This six-person team's going to prove that to the world when they cross the finish line at Buckingham Palace, after 1,000 hard-earned miles.

Simon & Garfunkel's song "Bridge Over Troubled Water" has been covered by more than 50 different musical artists, from Aretha Franklin to Elvis Presley to Willie Nelson. It's a timeless classic that taps into the universal struggle of feeling down and the comfort of having someone to lift us up. It's beloved for its soothing melody and cathartic lyrics, and after a year of pandemic challenges, it's perhaps more poignant now than ever.

A few years a go, American singer-songwriter Yebba Smith shared a solo a capella version of a part of "Bridge Over Troubled Water," in which she just casually sits and sings it on a bed. It's an impressive rendition on its own, highlighting Yebba's soulful, effortless voice.

But British singer Jacob Collier recently added his own layered harmony tracks to it, taking the performance to a whole other level.

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Images courtesy of John Scully, Walden University, Ingrid Scully
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Since March of 2020, over 29 million Americans have been diagnosed with COVID-19, according to the CDC. Over 540,000 have died in the United States as this unprecedented pandemic has swept the globe. And yet, by the end of 2020, it looked like science was winning: vaccines had been developed.

In celebration of the power of science we spoke to three people: an individual, a medical provider, and a vaccine scientist about how vaccines have impacted them throughout their lives. Here are their answers:

John Scully, 79, resident of Florida

Photo courtesy of John Scully

When John Scully was born, America was in the midst of an epidemic: tens of thousands of children in the United States were falling ill with paralytic poliomyelitis — otherwise known as polio, a disease that attacks the central nervous system and often leaves its victims partially or fully paralyzed.

"As kids, we were all afraid of getting polio," he says, "because if you got polio, you could end up in the dreaded iron lung and we were all terrified of those." Iron lungs were respirators that enclosed most of a person's body; people with severe cases often would end up in these respirators as they fought for their lives.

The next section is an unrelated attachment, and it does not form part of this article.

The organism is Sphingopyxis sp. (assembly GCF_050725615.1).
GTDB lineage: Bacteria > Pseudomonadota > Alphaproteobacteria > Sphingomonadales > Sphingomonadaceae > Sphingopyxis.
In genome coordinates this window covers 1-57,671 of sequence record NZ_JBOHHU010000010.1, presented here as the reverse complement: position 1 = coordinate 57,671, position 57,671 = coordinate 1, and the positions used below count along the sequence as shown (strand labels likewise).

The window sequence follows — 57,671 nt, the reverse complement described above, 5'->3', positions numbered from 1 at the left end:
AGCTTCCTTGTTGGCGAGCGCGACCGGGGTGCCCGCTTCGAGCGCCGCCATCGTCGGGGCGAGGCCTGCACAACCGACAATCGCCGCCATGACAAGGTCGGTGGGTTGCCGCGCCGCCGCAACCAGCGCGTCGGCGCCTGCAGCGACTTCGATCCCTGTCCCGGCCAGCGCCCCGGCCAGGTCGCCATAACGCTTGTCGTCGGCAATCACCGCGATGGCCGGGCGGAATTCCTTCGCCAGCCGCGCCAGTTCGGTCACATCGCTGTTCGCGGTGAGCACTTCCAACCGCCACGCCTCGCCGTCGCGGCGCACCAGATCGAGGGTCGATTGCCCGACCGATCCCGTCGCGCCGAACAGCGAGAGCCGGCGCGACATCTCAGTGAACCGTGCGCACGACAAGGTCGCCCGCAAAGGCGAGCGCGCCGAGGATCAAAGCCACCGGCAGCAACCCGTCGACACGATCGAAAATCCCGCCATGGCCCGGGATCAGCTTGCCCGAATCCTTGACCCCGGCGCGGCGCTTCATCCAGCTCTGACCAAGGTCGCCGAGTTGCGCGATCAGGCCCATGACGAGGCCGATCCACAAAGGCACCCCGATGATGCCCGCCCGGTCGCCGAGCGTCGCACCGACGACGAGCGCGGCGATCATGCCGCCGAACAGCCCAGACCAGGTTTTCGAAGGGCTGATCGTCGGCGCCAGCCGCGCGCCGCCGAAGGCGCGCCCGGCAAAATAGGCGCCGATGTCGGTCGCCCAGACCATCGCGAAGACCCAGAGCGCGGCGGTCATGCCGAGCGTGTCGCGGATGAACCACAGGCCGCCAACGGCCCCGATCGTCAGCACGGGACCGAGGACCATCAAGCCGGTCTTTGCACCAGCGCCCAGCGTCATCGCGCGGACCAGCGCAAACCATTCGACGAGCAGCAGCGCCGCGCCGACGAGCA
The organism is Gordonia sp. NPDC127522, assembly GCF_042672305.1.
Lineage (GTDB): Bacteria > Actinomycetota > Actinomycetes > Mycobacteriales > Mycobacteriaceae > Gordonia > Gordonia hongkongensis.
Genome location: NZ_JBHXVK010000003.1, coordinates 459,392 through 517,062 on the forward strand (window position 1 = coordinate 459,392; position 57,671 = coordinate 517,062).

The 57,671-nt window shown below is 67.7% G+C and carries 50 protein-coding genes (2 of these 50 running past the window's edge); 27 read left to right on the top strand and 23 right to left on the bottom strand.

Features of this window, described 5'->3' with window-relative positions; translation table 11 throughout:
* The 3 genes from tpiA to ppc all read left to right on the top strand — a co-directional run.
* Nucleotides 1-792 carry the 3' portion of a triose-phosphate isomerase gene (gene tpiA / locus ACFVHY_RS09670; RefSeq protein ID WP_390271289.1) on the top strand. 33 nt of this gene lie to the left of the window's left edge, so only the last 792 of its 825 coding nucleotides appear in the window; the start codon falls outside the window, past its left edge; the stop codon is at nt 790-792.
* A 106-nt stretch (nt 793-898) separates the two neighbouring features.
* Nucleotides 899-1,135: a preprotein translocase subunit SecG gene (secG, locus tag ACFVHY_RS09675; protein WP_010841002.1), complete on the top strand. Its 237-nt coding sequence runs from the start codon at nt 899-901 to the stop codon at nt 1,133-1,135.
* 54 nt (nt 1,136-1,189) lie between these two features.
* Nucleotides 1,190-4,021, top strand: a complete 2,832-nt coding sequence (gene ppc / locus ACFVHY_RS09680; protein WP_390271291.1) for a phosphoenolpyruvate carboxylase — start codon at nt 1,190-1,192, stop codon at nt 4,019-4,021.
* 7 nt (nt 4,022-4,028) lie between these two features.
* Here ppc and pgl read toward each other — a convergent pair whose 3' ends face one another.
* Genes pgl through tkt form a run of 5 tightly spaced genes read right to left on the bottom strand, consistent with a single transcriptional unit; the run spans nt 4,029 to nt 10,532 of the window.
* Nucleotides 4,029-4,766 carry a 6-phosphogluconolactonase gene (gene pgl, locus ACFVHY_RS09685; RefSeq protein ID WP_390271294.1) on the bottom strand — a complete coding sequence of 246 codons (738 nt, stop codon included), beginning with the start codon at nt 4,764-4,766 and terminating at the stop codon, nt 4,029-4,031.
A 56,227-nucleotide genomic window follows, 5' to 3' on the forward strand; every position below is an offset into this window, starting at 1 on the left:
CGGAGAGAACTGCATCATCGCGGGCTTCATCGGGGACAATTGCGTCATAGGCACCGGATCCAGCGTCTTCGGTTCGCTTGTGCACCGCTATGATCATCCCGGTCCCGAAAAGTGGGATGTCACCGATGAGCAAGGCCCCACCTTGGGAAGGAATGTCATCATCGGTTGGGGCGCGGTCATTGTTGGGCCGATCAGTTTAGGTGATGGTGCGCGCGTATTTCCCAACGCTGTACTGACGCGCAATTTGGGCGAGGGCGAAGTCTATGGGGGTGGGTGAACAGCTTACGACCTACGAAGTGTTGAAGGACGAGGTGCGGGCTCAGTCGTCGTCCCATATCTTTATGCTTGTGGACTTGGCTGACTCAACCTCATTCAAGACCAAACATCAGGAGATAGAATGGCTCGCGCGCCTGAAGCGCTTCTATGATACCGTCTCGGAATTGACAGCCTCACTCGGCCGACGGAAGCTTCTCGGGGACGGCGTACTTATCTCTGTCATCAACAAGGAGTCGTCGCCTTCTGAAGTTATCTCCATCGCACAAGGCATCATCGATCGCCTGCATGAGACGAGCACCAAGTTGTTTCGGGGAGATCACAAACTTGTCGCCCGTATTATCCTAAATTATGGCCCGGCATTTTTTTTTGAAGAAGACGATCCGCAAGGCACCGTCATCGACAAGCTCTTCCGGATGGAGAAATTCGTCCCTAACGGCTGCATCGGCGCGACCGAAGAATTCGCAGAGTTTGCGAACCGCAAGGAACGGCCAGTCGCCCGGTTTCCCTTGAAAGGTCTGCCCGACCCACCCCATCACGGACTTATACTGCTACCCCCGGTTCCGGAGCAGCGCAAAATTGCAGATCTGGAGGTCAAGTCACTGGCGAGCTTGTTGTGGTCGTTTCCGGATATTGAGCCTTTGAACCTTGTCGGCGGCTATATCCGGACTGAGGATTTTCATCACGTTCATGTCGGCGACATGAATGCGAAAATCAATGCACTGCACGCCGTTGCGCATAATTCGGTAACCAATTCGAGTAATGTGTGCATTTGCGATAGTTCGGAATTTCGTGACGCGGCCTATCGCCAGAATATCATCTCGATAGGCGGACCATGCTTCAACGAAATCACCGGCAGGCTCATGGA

John remembers going to see matinee showings of cowboy movies on Saturdays and, before the movie, shorts would run. "Usually they showed the news," he says, "but I just remember seeing this one clip warning us about polio and it just showed all these kids in iron lungs." If kids survived the iron lung, they'd often come back to school on crutches, in leg braces, or in wheelchairs.

"We all tried to be really careful in the summer — or, as we called it back then, 'polio season,''" John says. This was because every year around Memorial Day, major outbreaks would begin to emerge and they'd spike sometime around August. People weren't really sure how the disease spread at the time, but many believed it traveled through the water. There was no cure — and every child was susceptible to getting sick with it.

"We couldn't swim in hot weather," he remembers, "and the municipal outdoor pool would close down in August."

Then, in 1954 clinical trials began for Dr. Jonas Salk's vaccine against polio and within a year, his vaccine was announced safe. "I got that vaccine at school," John says. Within two years, U.S. polio cases had dropped 85-95 percent — even before a second vaccine was developed by Dr. Albert Sabin in the 1960s. "I remember how much better things got after the vaccines came out. They changed everything," John says.